The pistol used by Ned Kelly's younger brother Dan, who died during the Glenrowan siege, was sold for $122,000 in November last year. The sale, by Leski Auctions in Melbourne, was claimed as an Australian record for any historic weapon at auction.
While the jury is still out on Ned's status as hero or villain, anything connected with him and the bushranger period is valued highly by collectors.
The same is likely to happen with Captain Cook's pistol, to be sold by Leski on Thursday. Cook's historical significance is reflected by the estimates of $100,000 to $200,000.
Judging by the interest already shown, Leski expects that 2012 record to be broken on Thursday evening.
The gun is described as an early 18th-century Continental Flintlock holster pistol, 50 centimetres long, with the lock signed Corbeau-A-Maastricht, but it is the Captain Cook connection that gives it its value.
When and where the weapon was used is not recorded, but it is known that it was passed on to Cook's elder sister Margaret, thence to her direct descendants, starting with her son James Fleck. He was the first of seven generations of the Cook family to inherit the pistol.
At a public auction in Edinburgh in 2003, the family sold a walking stick made from one of the spears that killed Captain Cook in 1779. The spear sold for $320,000, according to the current exchange rate.
The pistol was then made available at a second auction in 2003. It was bought by Ron Walker, the former lord mayor of Melbourne and national treasurer of the Liberal Party until 2002. Walker was chairman of Fairfax Media, publisher of Money, from 2005 to 2009.
He describes the purchase as an impulse buy. ''I'm not interested in guns as such,'' he says, ''but I have a great affinity to all things connected to Australia's history. When I saw the spear go for that amount of money, I thought that it was so important that his gun should come to Australia.''
It did, but once he bought it he kept it in a safe for the next decade and forgot about it. The sale of Dan Kelly's pistol jogged his memory and made him decide that now would be a good time to pass it on.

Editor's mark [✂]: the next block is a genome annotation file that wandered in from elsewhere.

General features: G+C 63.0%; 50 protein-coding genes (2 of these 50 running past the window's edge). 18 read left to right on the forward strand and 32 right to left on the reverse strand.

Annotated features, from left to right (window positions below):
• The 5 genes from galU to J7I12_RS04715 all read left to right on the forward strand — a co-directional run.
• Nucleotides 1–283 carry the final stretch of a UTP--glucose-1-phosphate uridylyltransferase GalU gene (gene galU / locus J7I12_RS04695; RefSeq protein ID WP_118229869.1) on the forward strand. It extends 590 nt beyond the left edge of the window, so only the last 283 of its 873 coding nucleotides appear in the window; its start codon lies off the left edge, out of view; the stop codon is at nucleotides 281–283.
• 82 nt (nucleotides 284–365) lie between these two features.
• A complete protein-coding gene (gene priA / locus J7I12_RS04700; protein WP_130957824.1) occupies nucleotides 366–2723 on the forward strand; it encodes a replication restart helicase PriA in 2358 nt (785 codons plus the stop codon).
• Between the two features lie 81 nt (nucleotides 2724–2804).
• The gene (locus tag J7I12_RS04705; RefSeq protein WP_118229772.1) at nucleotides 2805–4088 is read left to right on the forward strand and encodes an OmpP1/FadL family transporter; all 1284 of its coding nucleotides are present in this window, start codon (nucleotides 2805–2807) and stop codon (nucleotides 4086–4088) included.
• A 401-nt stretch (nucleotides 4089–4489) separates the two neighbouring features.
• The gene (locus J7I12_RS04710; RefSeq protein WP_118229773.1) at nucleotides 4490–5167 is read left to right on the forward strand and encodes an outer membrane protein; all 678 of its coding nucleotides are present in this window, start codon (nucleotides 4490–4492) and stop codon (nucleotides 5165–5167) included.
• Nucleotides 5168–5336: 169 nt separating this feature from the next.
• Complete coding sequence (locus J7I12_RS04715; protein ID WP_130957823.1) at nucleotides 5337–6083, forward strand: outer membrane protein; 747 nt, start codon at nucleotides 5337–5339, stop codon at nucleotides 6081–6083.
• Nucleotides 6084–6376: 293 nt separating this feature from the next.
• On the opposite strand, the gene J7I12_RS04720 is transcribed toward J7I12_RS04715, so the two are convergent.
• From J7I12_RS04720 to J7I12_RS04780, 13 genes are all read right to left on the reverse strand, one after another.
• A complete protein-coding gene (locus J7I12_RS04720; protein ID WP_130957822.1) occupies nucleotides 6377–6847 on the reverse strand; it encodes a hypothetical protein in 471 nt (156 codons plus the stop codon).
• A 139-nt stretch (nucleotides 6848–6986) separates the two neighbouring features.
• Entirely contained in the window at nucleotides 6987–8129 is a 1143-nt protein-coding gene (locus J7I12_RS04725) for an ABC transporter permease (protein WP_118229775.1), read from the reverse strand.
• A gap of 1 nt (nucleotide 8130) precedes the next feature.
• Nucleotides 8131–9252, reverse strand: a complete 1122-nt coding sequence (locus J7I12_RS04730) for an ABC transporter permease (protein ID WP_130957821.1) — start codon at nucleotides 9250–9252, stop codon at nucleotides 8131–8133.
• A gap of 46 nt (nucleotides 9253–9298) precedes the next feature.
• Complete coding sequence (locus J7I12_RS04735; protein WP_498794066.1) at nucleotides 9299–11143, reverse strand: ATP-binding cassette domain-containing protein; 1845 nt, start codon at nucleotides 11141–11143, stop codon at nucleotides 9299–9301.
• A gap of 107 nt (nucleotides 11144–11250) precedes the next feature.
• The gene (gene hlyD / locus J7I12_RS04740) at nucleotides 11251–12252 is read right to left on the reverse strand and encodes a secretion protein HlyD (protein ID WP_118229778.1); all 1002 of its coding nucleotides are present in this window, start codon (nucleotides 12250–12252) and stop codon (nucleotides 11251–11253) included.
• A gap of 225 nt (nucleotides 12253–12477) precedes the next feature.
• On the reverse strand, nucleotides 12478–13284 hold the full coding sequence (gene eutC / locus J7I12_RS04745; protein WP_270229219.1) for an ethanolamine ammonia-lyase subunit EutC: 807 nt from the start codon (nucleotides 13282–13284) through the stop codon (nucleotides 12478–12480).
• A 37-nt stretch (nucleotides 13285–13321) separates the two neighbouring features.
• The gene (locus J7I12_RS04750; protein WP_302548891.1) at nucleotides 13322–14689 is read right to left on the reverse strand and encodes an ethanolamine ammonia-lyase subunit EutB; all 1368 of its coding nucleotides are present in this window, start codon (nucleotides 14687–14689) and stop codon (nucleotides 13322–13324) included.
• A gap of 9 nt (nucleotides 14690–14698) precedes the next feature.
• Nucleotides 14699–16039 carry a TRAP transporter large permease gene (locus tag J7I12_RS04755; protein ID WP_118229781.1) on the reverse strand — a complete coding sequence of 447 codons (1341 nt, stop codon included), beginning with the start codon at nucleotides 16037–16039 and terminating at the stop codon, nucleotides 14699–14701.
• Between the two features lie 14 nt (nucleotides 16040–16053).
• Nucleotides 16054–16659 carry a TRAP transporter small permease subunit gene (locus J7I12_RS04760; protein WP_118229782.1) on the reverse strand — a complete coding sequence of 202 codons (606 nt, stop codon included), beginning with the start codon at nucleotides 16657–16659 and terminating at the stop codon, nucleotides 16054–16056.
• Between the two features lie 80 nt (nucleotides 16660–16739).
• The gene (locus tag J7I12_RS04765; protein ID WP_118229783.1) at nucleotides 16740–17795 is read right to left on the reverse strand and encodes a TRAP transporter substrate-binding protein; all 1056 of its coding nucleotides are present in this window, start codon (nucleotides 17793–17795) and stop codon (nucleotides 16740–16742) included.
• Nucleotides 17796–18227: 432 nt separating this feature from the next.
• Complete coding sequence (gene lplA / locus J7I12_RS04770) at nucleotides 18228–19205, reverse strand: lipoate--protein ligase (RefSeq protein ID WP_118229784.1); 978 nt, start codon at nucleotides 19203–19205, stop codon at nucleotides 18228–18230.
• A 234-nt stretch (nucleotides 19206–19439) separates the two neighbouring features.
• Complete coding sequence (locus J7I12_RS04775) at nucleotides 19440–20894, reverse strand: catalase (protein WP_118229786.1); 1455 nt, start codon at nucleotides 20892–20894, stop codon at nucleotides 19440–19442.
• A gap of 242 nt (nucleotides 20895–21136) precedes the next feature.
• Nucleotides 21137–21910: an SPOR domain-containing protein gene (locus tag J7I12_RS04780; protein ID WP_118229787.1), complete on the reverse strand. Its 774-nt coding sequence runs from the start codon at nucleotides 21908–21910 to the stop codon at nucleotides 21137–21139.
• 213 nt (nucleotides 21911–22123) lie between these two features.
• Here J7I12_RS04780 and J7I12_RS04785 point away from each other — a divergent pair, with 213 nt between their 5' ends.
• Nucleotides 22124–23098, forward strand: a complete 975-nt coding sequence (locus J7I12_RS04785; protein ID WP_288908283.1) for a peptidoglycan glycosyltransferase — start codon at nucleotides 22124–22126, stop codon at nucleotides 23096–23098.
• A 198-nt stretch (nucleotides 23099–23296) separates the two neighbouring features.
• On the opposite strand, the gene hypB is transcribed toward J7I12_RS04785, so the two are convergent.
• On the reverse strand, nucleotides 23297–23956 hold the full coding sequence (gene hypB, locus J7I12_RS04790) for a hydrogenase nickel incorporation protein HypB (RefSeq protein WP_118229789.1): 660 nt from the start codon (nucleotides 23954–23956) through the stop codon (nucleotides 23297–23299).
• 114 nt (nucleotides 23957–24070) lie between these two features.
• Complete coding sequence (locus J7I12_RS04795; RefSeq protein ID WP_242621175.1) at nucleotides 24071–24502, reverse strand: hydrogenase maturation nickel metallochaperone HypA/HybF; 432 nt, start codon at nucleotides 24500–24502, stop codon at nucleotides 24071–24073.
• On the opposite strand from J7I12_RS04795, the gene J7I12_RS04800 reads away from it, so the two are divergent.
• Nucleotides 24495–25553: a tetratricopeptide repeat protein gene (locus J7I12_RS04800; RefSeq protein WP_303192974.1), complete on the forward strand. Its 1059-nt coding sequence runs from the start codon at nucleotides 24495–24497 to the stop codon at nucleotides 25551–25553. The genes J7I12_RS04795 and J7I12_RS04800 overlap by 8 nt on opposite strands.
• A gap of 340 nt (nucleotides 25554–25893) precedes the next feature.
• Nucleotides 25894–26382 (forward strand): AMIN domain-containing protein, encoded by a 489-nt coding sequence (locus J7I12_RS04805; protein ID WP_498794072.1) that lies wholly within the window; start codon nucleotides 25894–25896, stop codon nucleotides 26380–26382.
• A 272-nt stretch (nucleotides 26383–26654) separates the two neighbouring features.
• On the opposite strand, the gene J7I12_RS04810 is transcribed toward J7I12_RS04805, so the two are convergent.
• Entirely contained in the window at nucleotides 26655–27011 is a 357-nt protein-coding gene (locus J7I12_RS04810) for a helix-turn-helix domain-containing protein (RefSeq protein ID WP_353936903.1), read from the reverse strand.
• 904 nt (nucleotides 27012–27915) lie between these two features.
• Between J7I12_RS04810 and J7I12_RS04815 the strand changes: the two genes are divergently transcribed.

Walker thinks it would be well suited to another collector, or better still a museum. ''It would be nice to think that way,'' he says. Money is not an issue. He says he wasn't sure what the pistol was worth so he left it to Charles Leski to do the valuation.
Walker is a noted collector of European and Australian art and also of fine cars, a passion he has pursued through his involvement with the Australian Grand Prix. His art collection is 45 years old. He says he never sells anything - the gun is a notable exception - so his various hoards have become a valuable asset.
He's already discussed the dispersal process with his children. ''Some things they want, some things they don't,'' Walker admits.
''When I go to a different place, the auction houses will have a field day.''
Also listed at the Leski sale is a selection of books on Cook, including one on the drawings of William Westall, the landscape artist on board the Endeavour.
There's also a small collection of Charles Darwin material, including an oil painting - View of Port Famine, Strait of Magellan - by Conrad Martens, the artist on board HMS Beagle. This work has an estimate of $15,000 to $20,000.
There's a letter signed by Darwin, dated December 25 1844, with an estimate of $15,000 to $17,500, plus other assorted memorabilia.
As mentioned last week, there is growing interest in the documents and details of travel and exploration in this golden period.
The pistol is perhaps the best piece to come on the market in recent times.
The sale starts at 5pm. Viewing is on Wednesday and Thursday at 13 Cato Street, Hawthorn East, Melbourne.